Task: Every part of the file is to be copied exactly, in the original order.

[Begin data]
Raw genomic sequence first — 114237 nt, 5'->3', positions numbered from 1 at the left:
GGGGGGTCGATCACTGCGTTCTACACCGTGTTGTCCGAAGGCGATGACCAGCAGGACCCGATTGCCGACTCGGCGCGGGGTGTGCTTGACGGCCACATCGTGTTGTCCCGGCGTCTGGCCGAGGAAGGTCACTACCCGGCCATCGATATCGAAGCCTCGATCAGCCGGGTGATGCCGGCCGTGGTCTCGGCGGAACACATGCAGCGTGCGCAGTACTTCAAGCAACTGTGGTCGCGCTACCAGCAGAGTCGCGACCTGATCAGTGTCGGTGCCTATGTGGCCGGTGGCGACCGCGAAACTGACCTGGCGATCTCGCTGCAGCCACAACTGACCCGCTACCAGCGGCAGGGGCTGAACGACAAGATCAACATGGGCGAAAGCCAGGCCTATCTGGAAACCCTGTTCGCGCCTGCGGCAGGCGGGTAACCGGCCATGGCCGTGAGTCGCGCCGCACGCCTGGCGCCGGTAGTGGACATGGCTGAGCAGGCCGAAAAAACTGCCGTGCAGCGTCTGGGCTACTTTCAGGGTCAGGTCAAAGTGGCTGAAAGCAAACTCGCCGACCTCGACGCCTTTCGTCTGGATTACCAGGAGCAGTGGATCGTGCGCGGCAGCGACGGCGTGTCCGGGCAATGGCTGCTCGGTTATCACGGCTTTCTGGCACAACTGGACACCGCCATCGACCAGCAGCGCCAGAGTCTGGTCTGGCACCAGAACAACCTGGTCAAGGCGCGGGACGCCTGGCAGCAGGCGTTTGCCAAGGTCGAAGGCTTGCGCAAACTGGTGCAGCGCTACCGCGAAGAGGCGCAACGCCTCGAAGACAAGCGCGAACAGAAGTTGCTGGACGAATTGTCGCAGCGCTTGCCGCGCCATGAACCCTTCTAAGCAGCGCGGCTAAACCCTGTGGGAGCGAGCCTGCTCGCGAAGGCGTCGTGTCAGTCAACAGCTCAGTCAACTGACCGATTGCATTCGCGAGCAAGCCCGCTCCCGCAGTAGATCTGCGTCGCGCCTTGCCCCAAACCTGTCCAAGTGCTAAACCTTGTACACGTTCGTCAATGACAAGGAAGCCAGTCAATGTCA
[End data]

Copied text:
Raw genomic sequence first — 114237 nt, 5'->3', positions numbered from 1 at the left:
GGGGGGTCGATCACTGCGTTCTACACCGTGTTGTCCGAAGGCGATGACCAGCAGGACCCGATTGCCGACTCGGCGCGGGGTGTGCTTGACGGCCACATCGTGTTGTCCCGGCGTCTGGCCGAGGAAGGTCACTACCCGGCCATCGATATCGAAGCCTCGATCAGCCGGGTGATGCCGGCCGTGGTCTCGGCGGAACACATGCAGCGTGCGCAGTACTTCAAGCAACTGTGGTCGCGCTACCAGCAGAGTCGCGACCTGATCAGTGTCGGTGCCTATGTGGCCGGTGGCGACCGCGAAACTGACCTGGCGATCTCGCTGCAGCCACAACTGACCCGCTACCAGCGGCAGGGGCTGAACGACAAGATCAACATGGGCGAAAGCCAGGCCTATCTGGAAACCCTGTTCGCGCCTGCGGCAGGCGGGTAACCGGCCATGGCCGTGAGTCGCGCCGCACGCCTGGCGCCGGTAGTGGACATGGCTGAGCAGGCCGAAAAAACTGCCGTGCAGCGTCTGGGCTACTTTCAGGGTCAGGTCAAAGTGGCTGAAAGCAAACTCGCCGACCTCGACGCCTTTCGTCTGGATTACCAGGAGCAGTGGATCGTGCGCGGCAGCGACGGCGTGTCCGGGCAATGGCTGCTCGGTTATCACGGCTTTCTGGCACAACTGGACACCGCCATCGACCAGCAGCGCCAGAGTCTGGTCTGGCACCAGAACAACCTGGTCAAGGCGCGGGACGCCTGGCAGCAGGCGTTTGCCAAGGTCGAAGGCTTGCGCAAACTGGTGCAGCGCTACCGCGAAGAGGCGCAACGCCTCGAAGACAAGCGCGAACAGAAGTTGCTGGACGAATTGTCGCAGCGCTTGCCGCGCCATGAACCCTTCTAAGCAGCGCGGCTAAACCCTGTGGGAGCGAGCCTGCTCGCGAAGGCGTCGTGTCAGTCAACAGCTCAGTCAACTGACCGATTGCATTCGCGAGCAAGCCCGCTCCCGCAGTAGATCTGCGTCGCGCCTTGCCCCAAACCTGTCCAAGTGCTAAACCTTGTACACGTTCGTCAATGACAAGGAAGCCAGTCAATGTCA